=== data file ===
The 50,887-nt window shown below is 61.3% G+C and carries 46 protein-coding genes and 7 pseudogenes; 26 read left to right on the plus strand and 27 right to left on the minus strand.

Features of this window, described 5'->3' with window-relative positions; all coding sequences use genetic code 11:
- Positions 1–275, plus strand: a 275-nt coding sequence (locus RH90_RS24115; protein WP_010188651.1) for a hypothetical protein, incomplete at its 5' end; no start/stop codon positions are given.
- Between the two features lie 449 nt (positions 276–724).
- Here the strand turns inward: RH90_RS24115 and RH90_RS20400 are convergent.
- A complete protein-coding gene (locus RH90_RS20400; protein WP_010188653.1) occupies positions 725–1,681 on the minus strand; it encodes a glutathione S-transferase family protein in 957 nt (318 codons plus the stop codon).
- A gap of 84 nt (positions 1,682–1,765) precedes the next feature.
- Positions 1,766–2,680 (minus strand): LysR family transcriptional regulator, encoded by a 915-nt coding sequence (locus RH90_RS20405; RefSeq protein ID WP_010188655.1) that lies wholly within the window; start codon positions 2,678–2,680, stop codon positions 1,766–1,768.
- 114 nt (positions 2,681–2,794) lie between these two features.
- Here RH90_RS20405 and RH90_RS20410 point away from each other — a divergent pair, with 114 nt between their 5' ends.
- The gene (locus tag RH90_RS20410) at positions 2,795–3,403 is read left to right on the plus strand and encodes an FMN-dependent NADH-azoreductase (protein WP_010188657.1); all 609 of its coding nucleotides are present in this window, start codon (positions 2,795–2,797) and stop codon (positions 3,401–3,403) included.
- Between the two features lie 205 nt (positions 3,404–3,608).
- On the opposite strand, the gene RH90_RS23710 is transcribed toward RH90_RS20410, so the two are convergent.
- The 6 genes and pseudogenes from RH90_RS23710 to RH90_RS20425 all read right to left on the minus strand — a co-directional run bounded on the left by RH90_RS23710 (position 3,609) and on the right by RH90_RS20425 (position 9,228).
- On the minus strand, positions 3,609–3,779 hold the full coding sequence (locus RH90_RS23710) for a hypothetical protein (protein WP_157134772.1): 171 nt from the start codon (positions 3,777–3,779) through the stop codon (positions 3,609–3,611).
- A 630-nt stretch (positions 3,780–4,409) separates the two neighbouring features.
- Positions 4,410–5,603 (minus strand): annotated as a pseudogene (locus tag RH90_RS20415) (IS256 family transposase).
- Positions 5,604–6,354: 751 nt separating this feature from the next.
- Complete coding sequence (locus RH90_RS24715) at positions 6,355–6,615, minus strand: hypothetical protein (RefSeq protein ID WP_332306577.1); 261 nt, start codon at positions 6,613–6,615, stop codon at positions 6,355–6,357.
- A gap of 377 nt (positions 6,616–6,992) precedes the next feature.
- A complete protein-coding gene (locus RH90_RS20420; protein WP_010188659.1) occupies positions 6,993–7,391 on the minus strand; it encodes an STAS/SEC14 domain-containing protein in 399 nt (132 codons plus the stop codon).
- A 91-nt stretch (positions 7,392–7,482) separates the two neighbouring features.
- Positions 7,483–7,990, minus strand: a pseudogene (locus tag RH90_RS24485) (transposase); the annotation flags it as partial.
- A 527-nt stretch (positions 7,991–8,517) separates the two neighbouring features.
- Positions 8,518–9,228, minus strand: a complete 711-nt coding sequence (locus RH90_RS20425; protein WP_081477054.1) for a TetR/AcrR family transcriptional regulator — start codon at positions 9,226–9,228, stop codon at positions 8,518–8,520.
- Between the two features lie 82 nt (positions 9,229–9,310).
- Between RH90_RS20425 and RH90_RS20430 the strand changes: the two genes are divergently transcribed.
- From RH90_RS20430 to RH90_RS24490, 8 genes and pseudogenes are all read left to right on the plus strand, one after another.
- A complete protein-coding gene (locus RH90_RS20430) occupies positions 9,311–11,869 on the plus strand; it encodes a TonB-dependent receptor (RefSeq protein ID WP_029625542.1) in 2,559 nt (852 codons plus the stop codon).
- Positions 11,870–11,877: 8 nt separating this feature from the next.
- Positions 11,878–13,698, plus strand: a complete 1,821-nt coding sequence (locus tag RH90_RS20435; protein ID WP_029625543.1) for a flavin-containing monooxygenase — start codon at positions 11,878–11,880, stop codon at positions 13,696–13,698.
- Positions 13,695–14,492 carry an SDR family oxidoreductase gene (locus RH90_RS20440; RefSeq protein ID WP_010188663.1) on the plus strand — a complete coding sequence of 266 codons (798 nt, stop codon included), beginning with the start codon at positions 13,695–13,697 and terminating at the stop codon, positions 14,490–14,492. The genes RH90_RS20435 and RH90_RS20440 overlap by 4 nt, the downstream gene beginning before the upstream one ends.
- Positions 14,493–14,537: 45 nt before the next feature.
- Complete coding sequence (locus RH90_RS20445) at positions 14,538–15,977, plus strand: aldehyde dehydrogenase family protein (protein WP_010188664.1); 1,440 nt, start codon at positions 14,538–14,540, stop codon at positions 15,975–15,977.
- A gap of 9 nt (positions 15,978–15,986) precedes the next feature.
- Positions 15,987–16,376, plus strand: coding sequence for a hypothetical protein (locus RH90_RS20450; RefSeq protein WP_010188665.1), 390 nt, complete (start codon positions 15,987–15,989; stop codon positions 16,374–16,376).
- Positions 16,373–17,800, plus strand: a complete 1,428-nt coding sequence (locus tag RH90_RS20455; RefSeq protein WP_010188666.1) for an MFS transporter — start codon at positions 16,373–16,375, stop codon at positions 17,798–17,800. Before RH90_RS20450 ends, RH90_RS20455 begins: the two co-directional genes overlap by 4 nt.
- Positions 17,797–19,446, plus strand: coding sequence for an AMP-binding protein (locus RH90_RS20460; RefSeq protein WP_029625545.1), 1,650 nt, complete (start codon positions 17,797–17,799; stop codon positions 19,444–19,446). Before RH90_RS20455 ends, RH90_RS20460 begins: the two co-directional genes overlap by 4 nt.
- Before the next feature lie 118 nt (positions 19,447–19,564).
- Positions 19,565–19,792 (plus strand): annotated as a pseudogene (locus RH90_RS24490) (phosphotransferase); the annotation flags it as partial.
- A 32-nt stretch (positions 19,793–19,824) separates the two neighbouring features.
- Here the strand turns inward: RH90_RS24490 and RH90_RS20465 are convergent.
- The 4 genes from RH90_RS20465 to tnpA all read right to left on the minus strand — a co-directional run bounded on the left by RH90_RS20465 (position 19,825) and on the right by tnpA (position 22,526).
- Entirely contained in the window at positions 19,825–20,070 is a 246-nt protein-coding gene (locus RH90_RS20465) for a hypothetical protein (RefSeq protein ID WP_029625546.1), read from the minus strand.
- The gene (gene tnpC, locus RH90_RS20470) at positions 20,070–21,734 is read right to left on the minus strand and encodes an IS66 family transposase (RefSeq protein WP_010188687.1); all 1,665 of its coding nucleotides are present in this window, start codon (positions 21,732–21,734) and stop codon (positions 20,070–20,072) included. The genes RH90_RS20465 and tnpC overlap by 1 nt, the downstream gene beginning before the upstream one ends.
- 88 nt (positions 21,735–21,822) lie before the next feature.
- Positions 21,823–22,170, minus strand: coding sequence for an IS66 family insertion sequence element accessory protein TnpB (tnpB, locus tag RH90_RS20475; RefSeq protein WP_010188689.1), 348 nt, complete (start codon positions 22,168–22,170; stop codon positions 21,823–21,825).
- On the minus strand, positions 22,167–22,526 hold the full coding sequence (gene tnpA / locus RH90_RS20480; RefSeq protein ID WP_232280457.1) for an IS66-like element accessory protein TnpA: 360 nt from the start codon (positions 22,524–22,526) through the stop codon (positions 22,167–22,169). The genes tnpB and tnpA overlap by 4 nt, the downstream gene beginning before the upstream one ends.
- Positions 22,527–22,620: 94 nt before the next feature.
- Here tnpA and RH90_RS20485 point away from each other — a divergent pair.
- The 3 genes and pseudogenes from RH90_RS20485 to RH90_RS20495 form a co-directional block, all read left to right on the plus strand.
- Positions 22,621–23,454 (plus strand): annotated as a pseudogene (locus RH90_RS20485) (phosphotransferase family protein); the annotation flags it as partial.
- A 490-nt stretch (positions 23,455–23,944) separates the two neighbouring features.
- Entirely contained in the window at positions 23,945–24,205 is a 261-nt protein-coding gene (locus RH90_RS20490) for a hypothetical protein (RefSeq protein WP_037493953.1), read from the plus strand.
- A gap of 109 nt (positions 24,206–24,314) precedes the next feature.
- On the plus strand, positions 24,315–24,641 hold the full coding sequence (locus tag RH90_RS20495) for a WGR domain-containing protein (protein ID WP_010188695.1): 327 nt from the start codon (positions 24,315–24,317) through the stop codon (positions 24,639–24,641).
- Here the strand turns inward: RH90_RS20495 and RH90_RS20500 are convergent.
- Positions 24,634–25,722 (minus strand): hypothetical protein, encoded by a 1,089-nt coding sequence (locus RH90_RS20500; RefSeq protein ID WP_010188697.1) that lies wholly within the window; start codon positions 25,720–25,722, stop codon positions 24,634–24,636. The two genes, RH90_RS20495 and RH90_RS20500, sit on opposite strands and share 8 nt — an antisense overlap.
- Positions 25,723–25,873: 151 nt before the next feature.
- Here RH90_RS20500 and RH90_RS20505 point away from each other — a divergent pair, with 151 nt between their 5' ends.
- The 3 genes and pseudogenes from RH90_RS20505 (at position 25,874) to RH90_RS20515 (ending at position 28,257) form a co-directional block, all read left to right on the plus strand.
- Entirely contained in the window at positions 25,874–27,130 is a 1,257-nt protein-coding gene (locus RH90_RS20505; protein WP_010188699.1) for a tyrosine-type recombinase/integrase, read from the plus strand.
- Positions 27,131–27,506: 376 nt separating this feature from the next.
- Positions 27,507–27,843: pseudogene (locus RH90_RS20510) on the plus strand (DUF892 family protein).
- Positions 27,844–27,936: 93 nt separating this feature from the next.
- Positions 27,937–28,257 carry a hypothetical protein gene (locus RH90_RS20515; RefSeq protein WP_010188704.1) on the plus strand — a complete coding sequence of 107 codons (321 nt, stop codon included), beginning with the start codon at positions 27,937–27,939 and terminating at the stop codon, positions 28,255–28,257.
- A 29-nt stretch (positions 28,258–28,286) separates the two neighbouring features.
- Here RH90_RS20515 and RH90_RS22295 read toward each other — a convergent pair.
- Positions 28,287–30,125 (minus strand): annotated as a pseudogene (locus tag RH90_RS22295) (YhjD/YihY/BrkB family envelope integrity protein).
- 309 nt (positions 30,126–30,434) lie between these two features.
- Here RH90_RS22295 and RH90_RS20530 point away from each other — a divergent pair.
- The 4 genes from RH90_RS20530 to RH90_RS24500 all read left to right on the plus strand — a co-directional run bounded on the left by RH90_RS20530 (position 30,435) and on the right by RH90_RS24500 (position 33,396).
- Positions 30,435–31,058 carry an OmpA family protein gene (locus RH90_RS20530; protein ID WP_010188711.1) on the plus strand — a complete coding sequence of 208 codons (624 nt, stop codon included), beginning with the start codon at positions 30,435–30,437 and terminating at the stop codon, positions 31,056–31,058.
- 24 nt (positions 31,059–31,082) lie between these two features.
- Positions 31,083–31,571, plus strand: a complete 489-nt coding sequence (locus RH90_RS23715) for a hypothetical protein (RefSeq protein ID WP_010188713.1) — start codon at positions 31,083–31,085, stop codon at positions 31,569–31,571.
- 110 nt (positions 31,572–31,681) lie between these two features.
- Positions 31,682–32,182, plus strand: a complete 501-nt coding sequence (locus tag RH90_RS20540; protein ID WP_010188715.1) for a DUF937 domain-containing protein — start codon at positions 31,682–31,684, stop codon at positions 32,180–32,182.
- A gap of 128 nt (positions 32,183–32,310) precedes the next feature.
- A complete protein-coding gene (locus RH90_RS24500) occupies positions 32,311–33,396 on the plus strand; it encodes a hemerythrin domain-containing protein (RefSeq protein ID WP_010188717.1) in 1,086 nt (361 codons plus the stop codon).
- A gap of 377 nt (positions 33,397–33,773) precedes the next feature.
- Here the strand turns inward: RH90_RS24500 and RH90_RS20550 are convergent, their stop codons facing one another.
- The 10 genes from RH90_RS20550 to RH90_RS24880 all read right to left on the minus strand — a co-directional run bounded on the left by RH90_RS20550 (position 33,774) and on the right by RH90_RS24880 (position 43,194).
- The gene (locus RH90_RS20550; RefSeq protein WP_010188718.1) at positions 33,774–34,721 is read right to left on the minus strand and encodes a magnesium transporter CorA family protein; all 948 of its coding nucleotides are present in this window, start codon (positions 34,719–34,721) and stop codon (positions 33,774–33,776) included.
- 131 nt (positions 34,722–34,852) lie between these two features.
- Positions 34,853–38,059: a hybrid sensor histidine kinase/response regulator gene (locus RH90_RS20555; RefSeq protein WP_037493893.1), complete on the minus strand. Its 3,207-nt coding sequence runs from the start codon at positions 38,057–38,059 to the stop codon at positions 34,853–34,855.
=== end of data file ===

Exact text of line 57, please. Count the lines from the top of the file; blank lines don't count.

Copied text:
- Here the strand turns inward: RH90_RS20495 and RH90_RS20500 are convergent.